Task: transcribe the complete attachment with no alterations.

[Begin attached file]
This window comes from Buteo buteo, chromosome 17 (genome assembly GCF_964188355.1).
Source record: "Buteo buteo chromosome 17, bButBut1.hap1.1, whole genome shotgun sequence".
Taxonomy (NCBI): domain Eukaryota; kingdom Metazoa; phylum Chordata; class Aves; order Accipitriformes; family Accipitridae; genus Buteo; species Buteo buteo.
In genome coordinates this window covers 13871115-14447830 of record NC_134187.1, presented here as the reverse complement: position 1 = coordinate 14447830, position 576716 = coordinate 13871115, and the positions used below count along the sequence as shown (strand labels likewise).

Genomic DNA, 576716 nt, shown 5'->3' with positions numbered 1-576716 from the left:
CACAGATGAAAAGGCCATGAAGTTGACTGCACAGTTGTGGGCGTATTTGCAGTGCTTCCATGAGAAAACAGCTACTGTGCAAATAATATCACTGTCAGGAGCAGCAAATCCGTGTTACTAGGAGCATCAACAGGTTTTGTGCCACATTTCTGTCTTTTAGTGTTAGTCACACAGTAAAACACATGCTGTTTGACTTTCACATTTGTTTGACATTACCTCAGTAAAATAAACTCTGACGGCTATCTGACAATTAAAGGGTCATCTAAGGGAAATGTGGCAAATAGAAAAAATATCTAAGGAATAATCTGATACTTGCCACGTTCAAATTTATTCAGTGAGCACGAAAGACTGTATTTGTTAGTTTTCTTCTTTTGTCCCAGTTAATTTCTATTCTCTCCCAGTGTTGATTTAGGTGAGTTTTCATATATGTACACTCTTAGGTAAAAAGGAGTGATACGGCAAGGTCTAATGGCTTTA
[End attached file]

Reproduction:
This window comes from Buteo buteo, chromosome 17 (genome assembly GCF_964188355.1).
Source record: "Buteo buteo chromosome 17, bButBut1.hap1.1, whole genome shotgun sequence".
Taxonomy (NCBI): domain Eukaryota; kingdom Metazoa; phylum Chordata; class Aves; order Accipitriformes; family Accipitridae; genus Buteo; species Buteo buteo.
In genome coordinates this window covers 13871115-14447830 of record NC_134187.1, presented here as the reverse complement: position 1 = coordinate 14447830, position 576716 = coordinate 13871115, and the positions used below count along the sequence as shown (strand labels likewise).

Genomic DNA, 576716 nt, shown 5'->3' with positions numbered 1-576716 from the left:
CACAGATGAAAAGGCCATGAAGTTGACTGCACAGTTGTGGGCGTATTTGCAGTGCTTCCATGAGAAAACAGCTACTGTGCAAATAATATCACTGTCAGGAGCAGCAAATCCGTGTTACTAGGAGCATCAACAGGTTTTGTGCCACATTTCTGTCTTTTAGTGTTAGTCACACAGTAAAACACATGCTGTTTGACTTTCACATTTGTTTGACATTACCTCAGTAAAATAAACTCTGACGGCTATCTGACAATTAAAGGGTCATCTAAGGGAAATGTGGCAAATAGAAAAAATATCTAAGGAATAATCTGATACTTGCCACGTTCAAATTTATTCAGTGAGCACGAAAGACTGTATTTGTTAGTTTTCTTCTTTTGTCCCAGTTAATTTCTATTCTCTCCCAGTGTTGATTTAGGTGAGTTTTCATATATGTACACTCTTAGGTAAAAAGGAGTGATACGGCAAGGTCTAATGGCTTTA